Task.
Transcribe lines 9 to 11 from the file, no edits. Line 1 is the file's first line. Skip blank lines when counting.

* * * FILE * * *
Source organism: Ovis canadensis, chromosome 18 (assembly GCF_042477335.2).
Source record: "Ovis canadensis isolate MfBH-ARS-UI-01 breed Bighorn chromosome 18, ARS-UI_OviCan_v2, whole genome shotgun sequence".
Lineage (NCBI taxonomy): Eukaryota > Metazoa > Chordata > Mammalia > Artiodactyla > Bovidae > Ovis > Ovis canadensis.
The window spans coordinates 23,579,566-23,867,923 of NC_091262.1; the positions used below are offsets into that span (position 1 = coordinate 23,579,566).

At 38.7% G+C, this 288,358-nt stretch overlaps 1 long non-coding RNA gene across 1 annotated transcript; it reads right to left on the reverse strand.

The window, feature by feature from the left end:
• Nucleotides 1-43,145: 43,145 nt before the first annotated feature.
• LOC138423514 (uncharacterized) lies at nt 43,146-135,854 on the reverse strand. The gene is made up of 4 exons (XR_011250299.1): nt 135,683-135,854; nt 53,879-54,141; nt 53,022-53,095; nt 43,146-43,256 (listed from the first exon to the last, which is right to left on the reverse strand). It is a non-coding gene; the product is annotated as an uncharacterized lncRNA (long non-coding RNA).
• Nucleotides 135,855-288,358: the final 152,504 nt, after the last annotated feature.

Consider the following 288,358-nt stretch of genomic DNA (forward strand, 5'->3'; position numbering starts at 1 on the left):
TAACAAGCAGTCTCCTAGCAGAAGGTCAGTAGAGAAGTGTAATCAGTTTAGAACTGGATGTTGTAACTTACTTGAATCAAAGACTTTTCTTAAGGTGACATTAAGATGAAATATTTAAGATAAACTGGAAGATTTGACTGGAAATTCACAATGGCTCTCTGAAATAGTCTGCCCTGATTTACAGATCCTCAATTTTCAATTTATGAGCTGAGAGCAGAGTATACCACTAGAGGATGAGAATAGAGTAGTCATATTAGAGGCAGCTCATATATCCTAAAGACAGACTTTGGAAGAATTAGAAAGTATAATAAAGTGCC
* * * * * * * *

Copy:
• Nucleotides 135,855-288,358: the final 152,504 nt, after the last annotated feature.

Consider the following 288,358-nt stretch of genomic DNA (forward strand, 5'->3'; position numbering starts at 1 on the left):
TAACAAGCAGTCTCCTAGCAGAAGGTCAGTAGAGAAGTGTAATCAGTTTAGAACTGGATGTTGTAACTTACTTGAATCAAAGACTTTTCTTAAGGTGACATTAAGATGAAATATTTAAGATAAACTGGAAGATTTGACTGGAAATTCACAATGGCTCTCTGAAATAGTCTGCCCTGATTTACAGATCCTCAATTTTCAATTTATGAGCTGAGAGCAGAGTATACCACTAGAGGATGAGAATAGAGTAGTCATATTAGAGGCAGCTCATATATCCTAAAGACAGACTTTGGAAGAATTAGAAAGTATAATAAAGTGCC